The purpose of this study is to evaluate the effectiveness of aerobic endurance (E), strength (R), and combined endurance and strength (CB) training for improving performance of tactical occupational tasks and determine if combined training interferes with performance enhancements of E or R alone. A total of 56 recreationally active women were randomly placed into four groups: R (n = 18), E (n = 13), CB (n = 15), Control (n = 10). Subjects trained three non-consecutive days per week for 8 weeks. Performance was measured pre-, mid-, and post-training for bench press one-repetition maximum (1-RM), squat 1-RM, bench press throw and squat jump peak power, VO2peak, 3.2 km load carriage (LC), 3.2 km run (run), and repetitive lift and carry (RLC). R and E demonstrated improvements which were generally specific to their training. R improved squat (48.3%) and bench press 1-RM (23.8%), bench press throw (41.9%), RLC (31.3%), and LC (11.5%). E improved run (14.7%), VO2peak (6.2%), squat 1-RM (15.3%), LC (12.9%), and RLC (22.5%). CB improved squat (37.6%) and bench press 1-RM (20.9%), bench press throw (39.6%), VO2peak (7.6%), run (10.4%), LC (13.1%), and RLC (45.5%). Post-training 1-RM squat was greater in R and CB than E, while E completed the 3.2 km load carriage task faster than C. In conclusion, 8 weeks of combined training improved performance in all tactical occupational tasks measured and did not interfere with improvements in strength, power and endurance measures compared to R or E alone.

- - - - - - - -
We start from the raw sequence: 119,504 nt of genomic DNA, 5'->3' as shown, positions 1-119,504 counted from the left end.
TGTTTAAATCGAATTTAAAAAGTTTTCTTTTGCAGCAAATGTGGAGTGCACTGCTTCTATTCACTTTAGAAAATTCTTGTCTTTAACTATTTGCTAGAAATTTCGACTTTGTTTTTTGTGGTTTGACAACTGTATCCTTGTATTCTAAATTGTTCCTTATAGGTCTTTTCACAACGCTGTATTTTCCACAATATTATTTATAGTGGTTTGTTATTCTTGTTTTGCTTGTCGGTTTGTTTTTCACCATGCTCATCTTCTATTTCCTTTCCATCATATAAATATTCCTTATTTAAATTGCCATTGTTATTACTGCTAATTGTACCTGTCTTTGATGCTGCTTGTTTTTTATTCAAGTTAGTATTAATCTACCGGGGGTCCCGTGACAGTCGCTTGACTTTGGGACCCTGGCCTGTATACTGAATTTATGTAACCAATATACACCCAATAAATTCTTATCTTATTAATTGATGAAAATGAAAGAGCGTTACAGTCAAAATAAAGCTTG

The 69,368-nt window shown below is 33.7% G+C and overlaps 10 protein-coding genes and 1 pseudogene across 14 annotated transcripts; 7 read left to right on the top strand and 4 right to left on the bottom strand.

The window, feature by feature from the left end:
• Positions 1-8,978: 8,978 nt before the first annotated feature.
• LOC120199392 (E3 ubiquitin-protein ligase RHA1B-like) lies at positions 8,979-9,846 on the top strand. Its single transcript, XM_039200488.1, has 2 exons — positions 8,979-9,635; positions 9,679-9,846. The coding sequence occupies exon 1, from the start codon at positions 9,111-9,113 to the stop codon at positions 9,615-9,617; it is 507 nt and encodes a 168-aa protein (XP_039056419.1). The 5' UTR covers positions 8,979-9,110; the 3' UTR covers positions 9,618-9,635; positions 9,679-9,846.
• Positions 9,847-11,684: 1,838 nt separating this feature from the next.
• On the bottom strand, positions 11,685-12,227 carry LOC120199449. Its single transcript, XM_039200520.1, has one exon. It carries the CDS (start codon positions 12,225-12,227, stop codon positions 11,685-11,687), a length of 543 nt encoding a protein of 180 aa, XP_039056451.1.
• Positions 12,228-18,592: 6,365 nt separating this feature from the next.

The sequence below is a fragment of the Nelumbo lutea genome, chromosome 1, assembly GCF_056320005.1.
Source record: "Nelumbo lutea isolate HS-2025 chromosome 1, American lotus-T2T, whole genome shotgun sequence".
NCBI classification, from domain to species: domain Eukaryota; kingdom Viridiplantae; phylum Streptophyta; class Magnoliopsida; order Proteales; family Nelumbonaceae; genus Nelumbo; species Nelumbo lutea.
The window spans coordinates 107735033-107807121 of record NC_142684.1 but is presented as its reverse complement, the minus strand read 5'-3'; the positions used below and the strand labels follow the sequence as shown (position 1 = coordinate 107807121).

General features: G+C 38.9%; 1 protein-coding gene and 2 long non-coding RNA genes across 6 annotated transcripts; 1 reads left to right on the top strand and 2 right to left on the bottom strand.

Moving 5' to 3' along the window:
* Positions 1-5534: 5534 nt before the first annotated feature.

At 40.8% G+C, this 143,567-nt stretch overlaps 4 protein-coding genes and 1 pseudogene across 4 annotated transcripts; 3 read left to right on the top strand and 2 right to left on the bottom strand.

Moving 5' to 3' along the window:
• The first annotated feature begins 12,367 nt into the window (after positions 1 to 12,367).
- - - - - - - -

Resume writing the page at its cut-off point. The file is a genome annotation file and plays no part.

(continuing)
The purpose of this study was to examine muscle morphological and neural activation adaptations resulting from the interaction between concurrent strength and endurance training. Thirty sedentary healthy male subjects were randomly assigned to one of three training groups that performed 10 wk of 3-d x wk(-1) high-intensity strength training (S), cycle endurance training (E), or concurrent strength and endurance training (CC). Strength, quadriceps-muscle biopsies, computed tomography scans at mid-thigh, and surface electromyogram (EMG) assessments were made before and after training. S and CC groups demonstrated similar increases (P < 0.0001) in both thigh extensor (12 and 14%) and flexor/adductor (7 and 6%) muscle areas. Type II myofiber areas similarly increased (P < 0.002) in both S (24%) and CC (28%) groups, whereas the increase (P < 0.004) in Type I area with S training (19%) was also similar to the nonsignificant (P = 0.041) increase with CC training (13%). Significant increases (P < 0.005) in maximal isometric knee-extension torque were accompanied by nonsignificant (P <or= 0.07) increases in root mean squared EMG amplitude of the quadriceps musculature for both S and C groups. No changes (P > 0.38) in the EMG/torque relation across 20 to 100% maximal voluntary contractions occurred in any group. A small 3% increase (P < 0.01) in thigh extensor area was the only change in any of the above variables with E training. Findings indicate 3-d x wk(-1) concurrent performance of both strength and endurance training does not impair adaptations in strength, muscle hypertrophy, and neural activation induced by strength training alone. Results provide a physiological basis to support several performance studies that consistently indicate 3-d x wk(-1) concurrent training does not impair strength development over the short term.